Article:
WASHINGTON — John McCain and Barack Obama told a major Hispanic organization Tuesday that they remain committed to passing comprehensive immigration legislation, despite its defeat in Congress and unpopularity with voters who prefer a heavier emphasis on border security.
Their remarks to the League of United Latin Citizens came before the 79th convention of the 115,000-member Hispanic group, but the presumptive Republican and Democratic Party nominees, respectively, were reaching out to a broader group: the 9 million or more Latinos who are expected to vote in November.
As the Democratic nominee, Obama should benefit more from the Hispanic vote. The Pew Hispanic Center found last year that 57 percent of registered Hispanic voters aligned with Democrats, while only 23 percent aligned with Republicans, a gap that increased significantly after congressional Republicans quashed legislation that would have given millions of illegal immigrants a path to citizenship.
But two factors could complicate the partisan outlook.
First, in Democratic primaries, Hispanic voters preferred Sen. Hillary Clinton, D-N.Y., to Obama, and Democrats have some concerns that traditional tensions between Hispanic and black communities could affect the general election.
Jorge Diaz, a 54-year-old federal worker from Richmond, Va., and lifelong Democrat, said he voted for Clinton in the Feb. 12 primary but now leaned toward McCain because he wasn't comfortable with Obama.
"I can't believe what Obama says. He changes his mind too much," Diaz said after hearing McCain speak. "I'm still waiting for Obama to do something to make me believe in him. I don't know what it is, though."
Second, McCain's record as one who crossed his party in favor of immigration restructuring with a path to citizenship endeared him to some Hispanic voters. But the Arizona senator has moved in recent months to shore up his standing with his party's base by emphasizing border security over citizenship and suggesting that he wouldn't push as aggressively for the changes he advocated in the past.
In his speech, McCain lamented that his efforts to pass a comprehensive immigration bill — one that dealt "practically and humanely with those who came here, as my ancestors did, to build a better life for their families, without excusing the fact they came illegally" — failed after opponents complained that it would grant amnesty to illegal immigrants.
"Many Americans, with good cause, did not believe us when we said we would secure our borders, and so we failed in our efforts," McCain said. "We must prove to them that we can and will secure our borders first, while respecting the dignity and rights of citizens and legal residents of the United States."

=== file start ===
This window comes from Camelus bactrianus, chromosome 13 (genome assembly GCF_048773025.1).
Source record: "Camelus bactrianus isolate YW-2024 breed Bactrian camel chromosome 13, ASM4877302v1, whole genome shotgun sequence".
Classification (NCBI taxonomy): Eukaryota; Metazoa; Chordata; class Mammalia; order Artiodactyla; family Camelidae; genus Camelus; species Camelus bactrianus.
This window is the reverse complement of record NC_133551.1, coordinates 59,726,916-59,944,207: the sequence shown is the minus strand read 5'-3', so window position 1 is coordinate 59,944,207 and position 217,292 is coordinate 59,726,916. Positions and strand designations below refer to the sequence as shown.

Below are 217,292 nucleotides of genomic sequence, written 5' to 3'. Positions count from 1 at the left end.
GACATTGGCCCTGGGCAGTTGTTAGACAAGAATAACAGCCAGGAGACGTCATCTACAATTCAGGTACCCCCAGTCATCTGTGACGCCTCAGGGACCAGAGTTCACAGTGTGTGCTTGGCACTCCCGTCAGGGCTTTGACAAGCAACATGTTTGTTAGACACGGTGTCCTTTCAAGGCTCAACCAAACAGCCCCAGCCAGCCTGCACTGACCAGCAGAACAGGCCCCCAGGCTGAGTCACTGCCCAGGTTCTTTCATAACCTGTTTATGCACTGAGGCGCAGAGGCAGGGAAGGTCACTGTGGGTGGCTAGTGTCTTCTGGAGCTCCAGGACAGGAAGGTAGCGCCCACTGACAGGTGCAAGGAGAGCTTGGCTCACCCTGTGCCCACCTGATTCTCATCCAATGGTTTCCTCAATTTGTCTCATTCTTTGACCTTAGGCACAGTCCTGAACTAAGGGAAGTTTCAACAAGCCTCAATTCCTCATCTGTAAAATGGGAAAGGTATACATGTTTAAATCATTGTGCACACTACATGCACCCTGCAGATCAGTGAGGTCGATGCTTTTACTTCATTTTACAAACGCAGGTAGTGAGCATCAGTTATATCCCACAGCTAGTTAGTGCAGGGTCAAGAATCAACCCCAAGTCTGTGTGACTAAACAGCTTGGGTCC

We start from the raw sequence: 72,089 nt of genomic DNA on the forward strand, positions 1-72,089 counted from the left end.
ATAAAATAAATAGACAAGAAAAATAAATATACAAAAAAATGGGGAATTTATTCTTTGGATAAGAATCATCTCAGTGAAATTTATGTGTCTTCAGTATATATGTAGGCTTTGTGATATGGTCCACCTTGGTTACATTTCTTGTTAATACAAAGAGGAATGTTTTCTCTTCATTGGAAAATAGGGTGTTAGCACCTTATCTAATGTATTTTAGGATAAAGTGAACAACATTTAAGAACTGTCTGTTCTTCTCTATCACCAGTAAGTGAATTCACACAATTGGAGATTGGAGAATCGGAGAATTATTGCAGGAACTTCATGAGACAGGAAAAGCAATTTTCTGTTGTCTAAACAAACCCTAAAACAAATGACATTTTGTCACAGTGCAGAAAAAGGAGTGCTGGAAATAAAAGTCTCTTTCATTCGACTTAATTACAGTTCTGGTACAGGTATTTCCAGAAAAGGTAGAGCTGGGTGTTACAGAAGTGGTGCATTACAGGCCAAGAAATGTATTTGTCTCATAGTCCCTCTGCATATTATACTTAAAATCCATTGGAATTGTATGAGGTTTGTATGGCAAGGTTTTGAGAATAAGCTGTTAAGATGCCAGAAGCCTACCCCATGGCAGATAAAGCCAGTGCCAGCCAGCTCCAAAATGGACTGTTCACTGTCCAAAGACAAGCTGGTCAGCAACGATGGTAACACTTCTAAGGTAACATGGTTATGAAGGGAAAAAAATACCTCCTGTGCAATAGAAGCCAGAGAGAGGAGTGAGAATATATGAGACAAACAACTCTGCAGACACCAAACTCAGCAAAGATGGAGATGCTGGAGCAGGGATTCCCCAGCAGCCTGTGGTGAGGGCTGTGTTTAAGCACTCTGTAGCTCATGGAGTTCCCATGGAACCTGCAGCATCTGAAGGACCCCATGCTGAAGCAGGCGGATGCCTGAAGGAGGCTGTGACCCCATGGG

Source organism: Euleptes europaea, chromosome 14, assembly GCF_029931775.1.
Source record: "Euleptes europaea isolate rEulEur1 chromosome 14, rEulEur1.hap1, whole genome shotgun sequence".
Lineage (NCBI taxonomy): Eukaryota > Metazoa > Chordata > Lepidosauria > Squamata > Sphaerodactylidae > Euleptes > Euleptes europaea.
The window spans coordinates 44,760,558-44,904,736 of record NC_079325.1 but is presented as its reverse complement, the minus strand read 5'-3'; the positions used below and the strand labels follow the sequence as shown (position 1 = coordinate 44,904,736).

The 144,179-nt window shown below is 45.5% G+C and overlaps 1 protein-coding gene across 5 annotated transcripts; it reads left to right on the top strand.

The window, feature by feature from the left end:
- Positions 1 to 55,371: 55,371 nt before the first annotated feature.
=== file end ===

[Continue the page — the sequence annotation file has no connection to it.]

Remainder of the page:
Obama, who spoke later, accused McCain of abandoning his own "courageous stance" on immigration to run for the White House. The Illinois senator vowed to make immigration a top priority in his first year as president.
He said an immigration bill must do more than secure the borders and crack down on employers who hire illegal immigrants.
"We have to finally bring undocumented immigrants out of the shadows," Obama said. "Yes, they broke the law. They should have to pay a fine, they should have to learn English, they should go to the back of the line. But we also have to put them on a pathway to citizenship. That's how we'll finally fix our broken immigration system and avoid creating a servant class in our midst."
McCain's campaign took the offensive in a conference call with reporters even before Obama spoke to LULAC.
Rep. Lincoln Diaz-Balart, R-Fla., said that McCain had always emphasized border security as a priority in the framework of a comprehensive bill.
But in fact McCain, when he was asked during a candidates' debate Jan. 30 whether he'd vote for the original immigration bill he authored with Sen. Edward Kennedy, D-Mass., replied: "No, I would not," according to FactCheck.org.
Diaz-Balart also minimized Obama's role in the immigration debate, describing him as a non-factor.
"I as a House member was intimately involved in many of the meetings where Senator McCain was leading the effort to get comprehensive reform passed," Diaz-Balart said. "Senator Obama was simply and absolutely AWOL, nowhere to be seen in any of the meetings we held. . . . He was an absolute non-player."
The fierce fight for Hispanic votes reflects the major role they're poised to play in November. California and Texas have the largest numbers of Hispanics; combined, the two states hold nearly 1 in 2 eligible Hispanic voters.
But with California typically Democratic in presidential elections and Texas Republican, the Hispanic vote may matter more in swing states where it's sizable, such as New Mexico, Nevada and Colorado. And if the vote is close in two traditional swing states, Ohio and Florida, Hispanic votes could be decisive there, too.
"We are an extremely important bloc, and Latinos are open-minded and will listen to both candidates," said Federico Rocha, a U.S. marshal from San Francisco who attended the LULAC convention.
Rocha said he hadn't made up his mind yet but he thought that both McCain and Obama had compelling arguments on immigration.
"I think both candidates are trying to speak to it as a practical matter, not a personal matter," he said. "I think it's been more emotional as a broad public issue."